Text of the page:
Paganism 101

Paganism 101 May 14, 2015
Alexander Hall, SPU, By Joel Mabel, via Wikimedia Commons
Alexander Hall, SPU, By Joel Mabel, via Wikimedia Commons

Yesterday I had the privilege of presenting Paganism to 18 Christian college students. Dr. Jennifer McKinney, of Seattle Pacific University (SPU), contacted me and asked if I would be a guest speaker on Paganism in the New Religious Movements section of her Sociology of Religions class. Dr. McKinney is the sort of amazing, brilliant person that makes me wish I hadn’t left academia. Of course I said yes!

Although I could give the presentation anytime this month, I scheduled my talk for Wednesday of this week for two reasons: Mercury goes retrograde next week and Wednesday is Saraswati and Hermes’ day. I figured I’d eek out every bit of positive communication juju where I could. There’s also no way to make the trip any easier: it took me 1 hour and 40 minutes to get to an 8am class. Good thing I’m a morning person!

All of the students had to prepare for class by reading Cherry Hill’s basic pamphlet on “What is Contemporary Paganism?” I also had them visit Patheos Pagan and pick one blog to read. I really wanted them to get a sense of the diversity of voices we have.

The Presentation

I began by talking about myself, my education, and my journey.

*The meat of the presentation began with what Paganism is NOT. It is NOT Satanism (that’s actually a form of Christianity). It is NOT monolithic. We talked about PaganismS and PolytheismS and theologIES. We talked about living traditions. Lastly, Paganism is NOT all other non-Abrahamic religions.

*We had to take a brief detour to define, in the simplest terms possible, what the differences between monotheism, polytheism (hard and soft), monism, and henotheism were.

*I emphasized the Big Umbrella and how individuals got to decide if they wanted to be under it or not. Just because I think a person fits doesn’t mean they want to join in. Self-identifying was one of my main points, actually.

*So who might be under the Big Umbrella? I talked ever so briefly about the Western Magical/occult tradition; Wicca and witchcraft, with a brief mention of shamanism; reconstructionisms (Druids, many Celtic and Norse paths); Afro-diasporic traditions; Polytheisms; Neo-paganism (with a nod to and separation from the New Age); humanistic and atheist Paganism; and where Eastern influences fit in. I failed to mention indigenous traditions, mainly because, in my experience, existing indigenous traditions outside of Europe don’t typically identify as Pagan. Now I wonder if this was a glaring oversight on my part.

This took up the bulk of my time.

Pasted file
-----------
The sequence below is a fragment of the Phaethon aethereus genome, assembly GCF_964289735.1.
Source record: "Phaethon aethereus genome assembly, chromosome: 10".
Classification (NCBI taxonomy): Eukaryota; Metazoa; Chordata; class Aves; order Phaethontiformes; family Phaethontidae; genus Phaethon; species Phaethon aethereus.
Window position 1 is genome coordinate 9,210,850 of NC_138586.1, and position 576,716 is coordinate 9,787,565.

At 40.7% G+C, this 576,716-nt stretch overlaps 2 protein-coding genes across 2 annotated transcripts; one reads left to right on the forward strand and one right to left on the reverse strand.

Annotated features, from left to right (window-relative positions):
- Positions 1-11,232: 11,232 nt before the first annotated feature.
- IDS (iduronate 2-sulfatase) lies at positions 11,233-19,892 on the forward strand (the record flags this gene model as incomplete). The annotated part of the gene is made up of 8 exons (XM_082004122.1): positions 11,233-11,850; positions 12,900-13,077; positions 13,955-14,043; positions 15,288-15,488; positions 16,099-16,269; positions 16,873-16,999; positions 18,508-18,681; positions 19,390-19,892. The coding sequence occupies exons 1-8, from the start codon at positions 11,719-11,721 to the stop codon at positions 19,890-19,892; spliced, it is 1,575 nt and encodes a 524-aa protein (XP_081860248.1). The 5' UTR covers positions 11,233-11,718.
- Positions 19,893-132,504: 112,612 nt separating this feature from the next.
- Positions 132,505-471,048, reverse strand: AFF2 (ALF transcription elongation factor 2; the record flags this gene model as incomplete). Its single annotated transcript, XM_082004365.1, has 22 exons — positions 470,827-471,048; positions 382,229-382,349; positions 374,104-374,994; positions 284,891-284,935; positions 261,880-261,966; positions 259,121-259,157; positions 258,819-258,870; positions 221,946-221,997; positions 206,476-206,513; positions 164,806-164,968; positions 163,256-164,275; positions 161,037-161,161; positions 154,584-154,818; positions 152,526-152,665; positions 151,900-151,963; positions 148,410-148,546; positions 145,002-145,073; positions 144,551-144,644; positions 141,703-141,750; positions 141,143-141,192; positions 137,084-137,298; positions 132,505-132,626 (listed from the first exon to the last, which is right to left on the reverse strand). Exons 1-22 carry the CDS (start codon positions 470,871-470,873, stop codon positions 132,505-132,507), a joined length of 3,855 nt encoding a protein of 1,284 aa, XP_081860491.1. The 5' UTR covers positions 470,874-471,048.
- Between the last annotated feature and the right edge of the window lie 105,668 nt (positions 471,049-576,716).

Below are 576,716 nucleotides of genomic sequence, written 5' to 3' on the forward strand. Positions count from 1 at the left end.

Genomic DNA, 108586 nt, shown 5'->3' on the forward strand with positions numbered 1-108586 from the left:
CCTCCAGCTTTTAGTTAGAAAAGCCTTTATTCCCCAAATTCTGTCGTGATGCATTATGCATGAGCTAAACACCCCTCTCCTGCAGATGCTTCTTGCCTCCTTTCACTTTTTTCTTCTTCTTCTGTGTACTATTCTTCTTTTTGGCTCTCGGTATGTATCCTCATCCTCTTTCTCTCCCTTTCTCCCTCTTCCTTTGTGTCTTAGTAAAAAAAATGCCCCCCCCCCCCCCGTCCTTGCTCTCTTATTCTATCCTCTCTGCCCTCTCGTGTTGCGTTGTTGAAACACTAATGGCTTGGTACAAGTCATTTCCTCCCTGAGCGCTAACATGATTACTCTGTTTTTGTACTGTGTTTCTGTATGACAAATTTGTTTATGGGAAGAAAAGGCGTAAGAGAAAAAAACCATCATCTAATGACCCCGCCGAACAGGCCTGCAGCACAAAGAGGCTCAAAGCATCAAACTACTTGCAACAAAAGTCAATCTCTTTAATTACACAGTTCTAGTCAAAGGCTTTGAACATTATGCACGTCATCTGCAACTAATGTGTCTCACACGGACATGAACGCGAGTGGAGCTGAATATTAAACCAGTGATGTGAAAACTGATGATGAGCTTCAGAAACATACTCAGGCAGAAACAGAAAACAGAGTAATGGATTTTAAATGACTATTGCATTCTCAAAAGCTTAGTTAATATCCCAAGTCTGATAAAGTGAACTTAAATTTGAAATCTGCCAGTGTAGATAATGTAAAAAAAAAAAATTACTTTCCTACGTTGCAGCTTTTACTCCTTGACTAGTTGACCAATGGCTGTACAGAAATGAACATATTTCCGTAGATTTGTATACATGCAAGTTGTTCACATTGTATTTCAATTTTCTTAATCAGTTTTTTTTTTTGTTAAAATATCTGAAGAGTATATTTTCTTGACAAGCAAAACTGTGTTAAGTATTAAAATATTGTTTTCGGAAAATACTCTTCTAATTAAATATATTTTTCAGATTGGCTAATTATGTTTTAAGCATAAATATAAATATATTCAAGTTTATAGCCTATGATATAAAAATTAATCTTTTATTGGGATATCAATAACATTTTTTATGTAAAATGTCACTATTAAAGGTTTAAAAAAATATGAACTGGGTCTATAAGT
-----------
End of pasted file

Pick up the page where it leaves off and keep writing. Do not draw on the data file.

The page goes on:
*I talked about UPG, unverified personal gnosis, and where discernment fit in.

*Next up I introduced John Beckett’s idea of the Four Centers of Paganism. I talked about what focusing on Self, Community, Nature, and/or Deity might look like.

*Lastly, we talked about practice. I kept pointing out that Pagans put more emphasis on what we DO, rather than on what we BELIEVE. So what do we do? Prayer, offerings, ritual (raising energy, invoking a deity or spirit, possession, celebrating, etc), divination, service, creation, discernment, telling stories.

DCF 1.0


Few of the students asked any questions. But I did get some. I was asked:

*If we worshiped objects (idols). No, but I explained the difference between an altar and a shrine, how some objects are homes for deities, and that it’s all about excellent hospitality.

*If we had a belief in the afterlife and what that might be. Mostly there seems to be some sort of idea of reincarnation, but again, this is not a codified belief. Very few people spend their time focused on the afterlife, as we tend to believe that the here and now, that immanence and imminence of divinity is more important.

*If we were accepting of recreational drug use and if it is common. Um, ish? Yes? No? I said something vague here.

*If we had a sacred text. Nope! We are people of the library, not people of the book!

*The last question was the only one that seemed remotely sociological: How have I seen Paganism change in Olympia over the years? Sadly, I’ve only been here three years, so I couldn’t really say!

I handed out a list of resources, primarily websites, but also books. The books ranged from theology to sociology to other forms of non-fiction writing and some fiction. I figured the non-academic writing might give voracious readers a glimpse of the mindset and feel of Paganism and Polytheism without jargon or outside/inside arguments. I’ll post an annotated version of that list tomorrow!

What do you think? Did I miss anything major?




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  • Well, I think it sounds like I wish I’d been there!

    As for indigenous religions, I think you might have misstepped by not mentioning them at all, but the reason to mention them would be to say that generally the practitioners of said religions don’t consider themselves Pagan… so just a small misstep, in my opinion.